However, parallel efforts to confront the JewWatch listing have been far more successful by taking an altogether different approach. Daniel Sieradski (aka Mobius) of Jewschool fame, has spearheaded "Jooglebomb," the use of mass blogging to put a legitimate encyclopedia reference to the Jewish people ahead of JewWatch on the Google listing.

The difference is stark. Weinstock has put forth a position that says the best response to hate speech is to silence it, to remove the offensive speech from the public sphere. If Weiss' description of the man is any guide, he's likely looking for an alternative goal of getting his own 15 minutes. Meanwhile, Sieradski has put forth a contrary ideological position, that the best approach to hate speech is essentially more speech. It's an old argument, but it's a valuable one to revisit here, because it applies to the Jewish community's ongoing approach to anti-Semitism and Islamic terrorism.

Weinstock's approach is one of closure. It is to delegitimize the opposing viewpoint and crusade (a word I use purposefully) for its elimination even from public sight. When it comes to anti-Semitic hate speech, delegitimization is not a stretch. Anti-Semitism is illegitimate, but it is the height of arrogance to say that only the truly vile would dare to believe it. It is to blind ourselves, and proclaim ourselves superior, to ignore the ignorance of anti-Semitism's spread. The ostensible arrogance and love of the spotlight Weiss alludes to in the case of Weinstock then makes some sense.

Sieradski's approach, on the other hand, is one of engagement. It is to recognize the need to confront hate speech, rather than silence it. It is to recognize that eliminating public expression of a thing is not to eliminate that thing, but rather to make it harder to detect and deter. It also requires a certain willingness to explain why something is illegitimate, to never succumb to the argument that to grant a debate is to grant legitimacy. It should be no surprise that Sieradski's approach has prevailed. He's made no effort to silence JewWatch, only to counter it with legitimate facts and make more accessible opposing information to the anti-Semitism of JewWatch.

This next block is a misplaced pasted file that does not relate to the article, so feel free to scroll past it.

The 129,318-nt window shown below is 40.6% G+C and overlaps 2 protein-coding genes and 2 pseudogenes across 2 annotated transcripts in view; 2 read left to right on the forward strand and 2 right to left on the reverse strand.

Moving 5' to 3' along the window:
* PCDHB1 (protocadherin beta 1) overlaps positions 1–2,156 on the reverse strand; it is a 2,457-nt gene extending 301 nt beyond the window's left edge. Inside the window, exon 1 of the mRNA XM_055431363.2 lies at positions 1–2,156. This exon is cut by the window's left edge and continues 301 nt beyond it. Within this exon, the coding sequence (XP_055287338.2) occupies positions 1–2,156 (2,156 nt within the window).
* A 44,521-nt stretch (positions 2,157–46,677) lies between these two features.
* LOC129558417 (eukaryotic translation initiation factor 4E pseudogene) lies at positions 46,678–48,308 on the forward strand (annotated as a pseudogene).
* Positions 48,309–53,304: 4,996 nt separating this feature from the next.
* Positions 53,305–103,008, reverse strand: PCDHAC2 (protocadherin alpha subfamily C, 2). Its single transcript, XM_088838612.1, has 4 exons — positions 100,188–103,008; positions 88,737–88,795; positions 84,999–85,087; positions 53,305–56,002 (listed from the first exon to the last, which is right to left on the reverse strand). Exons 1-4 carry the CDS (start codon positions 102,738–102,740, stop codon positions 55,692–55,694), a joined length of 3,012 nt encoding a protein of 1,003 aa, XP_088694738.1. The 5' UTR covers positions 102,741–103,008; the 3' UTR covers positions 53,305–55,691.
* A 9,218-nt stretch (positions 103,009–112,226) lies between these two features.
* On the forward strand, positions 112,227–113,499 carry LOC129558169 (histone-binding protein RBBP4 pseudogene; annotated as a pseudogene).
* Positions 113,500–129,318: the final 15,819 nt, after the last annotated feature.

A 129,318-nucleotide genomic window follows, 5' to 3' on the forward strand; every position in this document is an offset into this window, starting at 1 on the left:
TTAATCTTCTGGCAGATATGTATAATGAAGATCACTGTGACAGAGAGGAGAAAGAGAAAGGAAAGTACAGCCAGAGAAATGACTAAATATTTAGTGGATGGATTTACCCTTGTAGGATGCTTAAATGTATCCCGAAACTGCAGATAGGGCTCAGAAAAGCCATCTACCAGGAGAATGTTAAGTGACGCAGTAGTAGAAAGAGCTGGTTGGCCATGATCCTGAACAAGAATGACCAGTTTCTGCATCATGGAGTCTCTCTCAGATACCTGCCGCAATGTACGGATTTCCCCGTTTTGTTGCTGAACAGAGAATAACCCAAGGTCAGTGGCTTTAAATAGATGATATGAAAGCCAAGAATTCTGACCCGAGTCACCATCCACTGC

In the larger context, the approach of engagement is failing less and less among the Jewish community. In the face of anti-Semitism we fall back on useless explanations and refuse to address people who embrace anti-Semitic rhetoric, refuse to ask them why they feel this way, and then refuse to directly debate them in a manner designed to show them the error of their ways. Instead, we close them out, ridicule and demonize them. Since much of the rising anti-Semitism of recent years has been linked to the Israeli-Palestinian conflict, it is all too easy to let this politicized closure prevail and to use it to browbeat those critics of Israel (for example) who are not anti-Semitic with that label.

In short, only by recognizing the need to rely on real argument, to give legitimacy to the voice of all even those who express illegitimate and hateful arguments, can we begin to beat back the darkness with the light. Blinding ourselves, and attempting to silence others, only breeds greater darkness.